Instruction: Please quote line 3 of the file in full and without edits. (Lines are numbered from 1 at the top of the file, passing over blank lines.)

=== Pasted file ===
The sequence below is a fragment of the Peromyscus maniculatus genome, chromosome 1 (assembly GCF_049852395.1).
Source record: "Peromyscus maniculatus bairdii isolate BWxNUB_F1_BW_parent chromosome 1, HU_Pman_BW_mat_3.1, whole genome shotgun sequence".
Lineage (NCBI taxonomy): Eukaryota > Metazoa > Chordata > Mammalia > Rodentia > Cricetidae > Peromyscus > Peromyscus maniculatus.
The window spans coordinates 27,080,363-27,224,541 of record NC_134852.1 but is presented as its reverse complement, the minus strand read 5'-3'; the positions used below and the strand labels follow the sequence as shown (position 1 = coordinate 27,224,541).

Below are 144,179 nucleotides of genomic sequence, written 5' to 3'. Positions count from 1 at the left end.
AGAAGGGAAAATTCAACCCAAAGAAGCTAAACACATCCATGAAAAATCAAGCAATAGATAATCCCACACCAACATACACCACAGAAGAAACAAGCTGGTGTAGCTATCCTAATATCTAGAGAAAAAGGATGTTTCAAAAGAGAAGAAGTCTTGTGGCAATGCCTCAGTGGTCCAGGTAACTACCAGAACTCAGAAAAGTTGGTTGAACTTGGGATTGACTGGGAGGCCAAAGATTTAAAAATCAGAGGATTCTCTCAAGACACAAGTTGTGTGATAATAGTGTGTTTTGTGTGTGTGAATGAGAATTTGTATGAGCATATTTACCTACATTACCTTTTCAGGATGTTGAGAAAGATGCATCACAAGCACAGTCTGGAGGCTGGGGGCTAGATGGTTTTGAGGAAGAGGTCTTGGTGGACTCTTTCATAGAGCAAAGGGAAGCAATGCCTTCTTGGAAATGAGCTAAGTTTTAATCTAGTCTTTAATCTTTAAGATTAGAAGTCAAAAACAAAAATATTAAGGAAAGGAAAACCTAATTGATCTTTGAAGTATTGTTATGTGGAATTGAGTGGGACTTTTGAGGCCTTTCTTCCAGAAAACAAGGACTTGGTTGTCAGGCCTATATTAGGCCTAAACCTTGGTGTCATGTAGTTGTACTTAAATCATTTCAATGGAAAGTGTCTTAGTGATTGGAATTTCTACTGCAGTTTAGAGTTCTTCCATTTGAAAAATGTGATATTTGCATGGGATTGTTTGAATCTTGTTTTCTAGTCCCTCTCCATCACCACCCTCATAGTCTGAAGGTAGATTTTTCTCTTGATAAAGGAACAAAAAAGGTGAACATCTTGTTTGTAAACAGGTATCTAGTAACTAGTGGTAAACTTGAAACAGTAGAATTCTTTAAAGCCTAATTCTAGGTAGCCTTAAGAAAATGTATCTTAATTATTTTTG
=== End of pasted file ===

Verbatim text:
Lineage (NCBI taxonomy): Eukaryota > Metazoa > Chordata > Mammalia > Rodentia > Cricetidae > Peromyscus > Peromyscus maniculatus.